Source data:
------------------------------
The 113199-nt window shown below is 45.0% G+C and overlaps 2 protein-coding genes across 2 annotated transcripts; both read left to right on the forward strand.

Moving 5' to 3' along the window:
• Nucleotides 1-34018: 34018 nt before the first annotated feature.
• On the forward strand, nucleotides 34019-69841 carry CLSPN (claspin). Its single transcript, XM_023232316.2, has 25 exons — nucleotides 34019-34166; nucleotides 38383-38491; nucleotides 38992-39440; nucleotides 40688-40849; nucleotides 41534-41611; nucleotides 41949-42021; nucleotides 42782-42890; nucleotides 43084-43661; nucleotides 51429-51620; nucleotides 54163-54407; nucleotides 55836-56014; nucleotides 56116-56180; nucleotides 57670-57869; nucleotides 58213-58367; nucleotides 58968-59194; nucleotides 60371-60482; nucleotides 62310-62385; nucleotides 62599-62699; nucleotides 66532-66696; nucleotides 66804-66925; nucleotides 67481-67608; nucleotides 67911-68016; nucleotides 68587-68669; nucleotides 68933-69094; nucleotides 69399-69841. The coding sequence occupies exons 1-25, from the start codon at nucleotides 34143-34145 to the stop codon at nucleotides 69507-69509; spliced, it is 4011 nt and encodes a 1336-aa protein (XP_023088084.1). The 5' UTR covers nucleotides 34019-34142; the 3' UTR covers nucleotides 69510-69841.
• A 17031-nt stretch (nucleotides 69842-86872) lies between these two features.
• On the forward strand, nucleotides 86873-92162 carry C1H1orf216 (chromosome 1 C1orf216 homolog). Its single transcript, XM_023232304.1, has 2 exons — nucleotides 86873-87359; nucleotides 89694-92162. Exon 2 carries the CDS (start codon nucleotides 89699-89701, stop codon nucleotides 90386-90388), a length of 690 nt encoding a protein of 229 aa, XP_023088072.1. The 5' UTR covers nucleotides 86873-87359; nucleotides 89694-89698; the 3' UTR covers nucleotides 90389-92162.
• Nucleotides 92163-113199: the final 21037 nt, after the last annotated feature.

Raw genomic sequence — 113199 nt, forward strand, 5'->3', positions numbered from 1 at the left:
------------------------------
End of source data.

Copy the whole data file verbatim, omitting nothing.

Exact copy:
The 113199-nt window shown below is 45.0% G+C and overlaps 2 protein-coding genes across 2 annotated transcripts; both read left to right on the forward strand.

Moving 5' to 3' along the window:
• Nucleotides 1-34018: 34018 nt before the first annotated feature.
• On the forward strand, nucleotides 34019-69841 carry CLSPN (claspin). Its single transcript, XM_023232316.2, has 25 exons — nucleotides 34019-34166; nucleotides 38383-38491; nucleotides 38992-39440; nucleotides 40688-40849; nucleotides 41534-41611; nucleotides 41949-42021; nucleotides 42782-42890; nucleotides 43084-43661; nucleotides 51429-51620; nucleotides 54163-54407; nucleotides 55836-56014; nucleotides 56116-56180; nucleotides 57670-57869; nucleotides 58213-58367; nucleotides 58968-59194; nucleotides 60371-60482; nucleotides 62310-62385; nucleotides 62599-62699; nucleotides 66532-66696; nucleotides 66804-66925; nucleotides 67481-67608; nucleotides 67911-68016; nucleotides 68587-68669; nucleotides 68933-69094; nucleotides 69399-69841. The coding sequence occupies exons 1-25, from the start codon at nucleotides 34143-34145 to the stop codon at nucleotides 69507-69509; spliced, it is 4011 nt and encodes a 1336-aa protein (XP_023088084.1). The 5' UTR covers nucleotides 34019-34142; the 3' UTR covers nucleotides 69510-69841.
• A 17031-nt stretch (nucleotides 69842-86872) lies between these two features.
• On the forward strand, nucleotides 86873-92162 carry C1H1orf216 (chromosome 1 C1orf216 homolog). Its single transcript, XM_023232304.1, has 2 exons — nucleotides 86873-87359; nucleotides 89694-92162. Exon 2 carries the CDS (start codon nucleotides 89699-89701, stop codon nucleotides 90386-90388), a length of 690 nt encoding a protein of 229 aa, XP_023088072.1. The 5' UTR covers nucleotides 86873-87359; nucleotides 89694-89698; the 3' UTR covers nucleotides 90389-92162.
• Nucleotides 92163-113199: the final 21037 nt, after the last annotated feature.

Raw genomic sequence — 113199 nt, forward strand, 5'->3', positions numbered from 1 at the left: